As extreme heat advisories continue to roll in, you need to be especially cautious if you’re work keeps you out in the sun. It is vital to know how to recognize, treat, and avoid heat-related illnesses.

 The most common is heat rash. You get it when your sweat isn’t evaporating properly, leaving your neck or the insides of your elbows with itchy red bumps or patches. When that happens, it’s time to dry off and cool down.

 Another common problem is heat cramps, which start when hard-working muscles get dehydrated. These pains will go away within the hour if you take a break, cool off, and drink something, like a sports drink, that will replenish your fluids, salt levels, and electrolytes.

 Heat cramps can be a symptom of heat exhaustion, which is a bit more serious. With heat exhaustion you may feel dizzy, nauseated, and fatigued. Your skin will be clammy. You may begin sweating heavily.

 This is your body’s last-ditch effort to avoid heat stroke, the most serious threat.  When your body can no longer regulate its temperature, you can experience blinding headaches, confusion, hallucinations, hot, dry skin or profuse sweating, slurred speech, or chills despite running a high temperature. Heat stroke is life-threatening and requires immediate medical attention. After calling 911, the top priority is cooling the body down. Someone suffering from heat stroke needs to be promptly moved to a cool, shaded area, soaked with water, and fanned.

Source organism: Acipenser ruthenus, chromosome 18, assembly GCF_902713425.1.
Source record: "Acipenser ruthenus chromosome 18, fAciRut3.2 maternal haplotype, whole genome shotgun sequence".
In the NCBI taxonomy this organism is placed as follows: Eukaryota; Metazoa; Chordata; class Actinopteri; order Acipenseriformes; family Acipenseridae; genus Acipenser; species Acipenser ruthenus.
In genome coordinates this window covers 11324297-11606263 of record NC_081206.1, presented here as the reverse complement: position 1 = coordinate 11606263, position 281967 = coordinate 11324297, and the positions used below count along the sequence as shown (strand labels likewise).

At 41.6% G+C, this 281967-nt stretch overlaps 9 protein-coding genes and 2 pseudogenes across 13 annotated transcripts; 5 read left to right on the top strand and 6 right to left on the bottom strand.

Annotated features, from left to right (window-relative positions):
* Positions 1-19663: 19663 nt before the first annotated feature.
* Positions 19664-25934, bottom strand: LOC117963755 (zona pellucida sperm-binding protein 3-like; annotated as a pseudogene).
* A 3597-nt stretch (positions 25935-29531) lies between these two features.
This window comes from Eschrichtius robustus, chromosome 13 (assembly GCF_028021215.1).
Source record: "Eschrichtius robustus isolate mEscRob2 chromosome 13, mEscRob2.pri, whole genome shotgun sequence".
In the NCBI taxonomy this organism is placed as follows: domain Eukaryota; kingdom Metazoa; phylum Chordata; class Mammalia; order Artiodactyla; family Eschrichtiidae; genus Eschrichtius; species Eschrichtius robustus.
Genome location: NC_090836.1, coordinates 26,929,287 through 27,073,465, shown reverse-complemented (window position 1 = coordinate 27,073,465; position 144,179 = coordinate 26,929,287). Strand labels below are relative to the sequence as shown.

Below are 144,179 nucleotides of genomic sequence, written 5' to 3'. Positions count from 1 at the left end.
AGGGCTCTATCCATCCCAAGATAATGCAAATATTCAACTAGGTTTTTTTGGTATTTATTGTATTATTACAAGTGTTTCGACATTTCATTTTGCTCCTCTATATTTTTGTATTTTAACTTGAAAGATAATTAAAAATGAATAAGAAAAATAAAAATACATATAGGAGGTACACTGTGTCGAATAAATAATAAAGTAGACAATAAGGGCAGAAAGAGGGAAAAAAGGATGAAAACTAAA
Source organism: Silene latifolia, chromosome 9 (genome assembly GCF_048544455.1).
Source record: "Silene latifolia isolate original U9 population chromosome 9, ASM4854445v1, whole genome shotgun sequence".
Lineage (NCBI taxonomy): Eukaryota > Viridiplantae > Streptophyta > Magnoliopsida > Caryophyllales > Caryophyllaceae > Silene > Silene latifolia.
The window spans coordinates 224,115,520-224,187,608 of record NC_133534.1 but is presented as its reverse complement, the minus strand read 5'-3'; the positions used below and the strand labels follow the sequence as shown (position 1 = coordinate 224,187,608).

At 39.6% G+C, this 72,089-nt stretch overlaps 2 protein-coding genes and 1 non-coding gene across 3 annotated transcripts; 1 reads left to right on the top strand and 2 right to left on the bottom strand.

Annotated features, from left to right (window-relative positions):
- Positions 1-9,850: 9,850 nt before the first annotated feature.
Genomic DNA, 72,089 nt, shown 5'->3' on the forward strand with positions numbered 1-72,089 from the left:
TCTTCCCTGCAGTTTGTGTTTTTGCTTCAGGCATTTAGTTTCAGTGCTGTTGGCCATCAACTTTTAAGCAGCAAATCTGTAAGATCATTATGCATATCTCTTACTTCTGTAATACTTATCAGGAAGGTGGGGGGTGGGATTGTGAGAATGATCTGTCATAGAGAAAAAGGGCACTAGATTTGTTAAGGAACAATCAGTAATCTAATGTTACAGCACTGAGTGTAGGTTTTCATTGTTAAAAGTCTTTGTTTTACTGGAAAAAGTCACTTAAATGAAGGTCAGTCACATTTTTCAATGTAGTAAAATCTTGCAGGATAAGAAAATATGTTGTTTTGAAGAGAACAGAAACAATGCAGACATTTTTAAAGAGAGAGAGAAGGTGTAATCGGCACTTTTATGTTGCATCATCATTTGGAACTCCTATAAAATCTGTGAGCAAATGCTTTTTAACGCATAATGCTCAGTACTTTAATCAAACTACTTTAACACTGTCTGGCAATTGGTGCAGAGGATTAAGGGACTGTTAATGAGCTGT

It’s better to avoid any of these heat-related illnesses rather than treat them, so here are some prevention tips.


 If possible, schedule your heaviest work for the coolest parts of the day and your breaks for the hottest parts.

 Rotate work on the most physically demanding projects.

 Find shade throughout the day by working on the western side of the site as the sun rises and on the eastern side as the sun sets.

 Wear light-colored, loose-fitting clothing that breathes well.

 Take more breaks on hotter or more humid days, and give yourself time to acclimatize to rising temperatures.

 Drink enough that you don’t get thirsty (1 cup every 15-20 minutes), and avoid caffeine, alcohol, and lots of sugar.


Enjoy the sunshine, but protect yourself from heat-related illnesses that are all-too-common in the summer.